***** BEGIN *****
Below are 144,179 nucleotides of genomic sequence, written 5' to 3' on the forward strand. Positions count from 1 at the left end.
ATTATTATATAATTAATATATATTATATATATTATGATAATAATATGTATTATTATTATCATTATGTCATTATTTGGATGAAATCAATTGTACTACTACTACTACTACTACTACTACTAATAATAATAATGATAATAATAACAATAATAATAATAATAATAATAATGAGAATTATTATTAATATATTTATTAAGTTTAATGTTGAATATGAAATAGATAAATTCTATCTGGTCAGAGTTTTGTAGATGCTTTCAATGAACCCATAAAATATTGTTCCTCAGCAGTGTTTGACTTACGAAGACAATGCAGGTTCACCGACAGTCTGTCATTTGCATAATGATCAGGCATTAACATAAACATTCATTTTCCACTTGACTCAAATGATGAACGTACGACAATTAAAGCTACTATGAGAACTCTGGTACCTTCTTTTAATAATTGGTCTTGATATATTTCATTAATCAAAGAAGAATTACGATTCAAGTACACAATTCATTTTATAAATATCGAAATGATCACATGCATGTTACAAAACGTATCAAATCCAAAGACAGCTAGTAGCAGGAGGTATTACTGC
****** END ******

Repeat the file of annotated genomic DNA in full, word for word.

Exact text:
Below are 144,179 nucleotides of genomic sequence, written 5' to 3' on the forward strand. Positions count from 1 at the left end.
ATTATTATATAATTAATATATATTATATATATTATGATAATAATATGTATTATTATTATCATTATGTCATTATTTGGATGAAATCAATTGTACTACTACTACTACTACTACTACTACTAATAATAATAATGATAATAATAACAATAATAATAATAATAATAATAATGAGAATTATTATTAATATATTTATTAAGTTTAATGTTGAATATGAAATAGATAAATTCTATCTGGTCAGAGTTTTGTAGATGCTTTCAATGAACCCATAAAATATTGTTCCTCAGCAGTGTTTGACTTACGAAGACAATGCAGGTTCACCGACAGTCTGTCATTTGCATAATGATCAGGCATTAACATAAACATTCATTTTCCACTTGACTCAAATGATGAACGTACGACAATTAAAGCTACTATGAGAACTCTGGTACCTTCTTTTAATAATTGGTCTTGATATATTTCATTAATCAAAGAAGAATTACGATTCAAGTACACAATTCATTTTATAAATATCGAAATGATCACATGCATGTTACAAAACGTATCAAATCCAAAGACAGCTAGTAGCAGGAGGTATTACTGC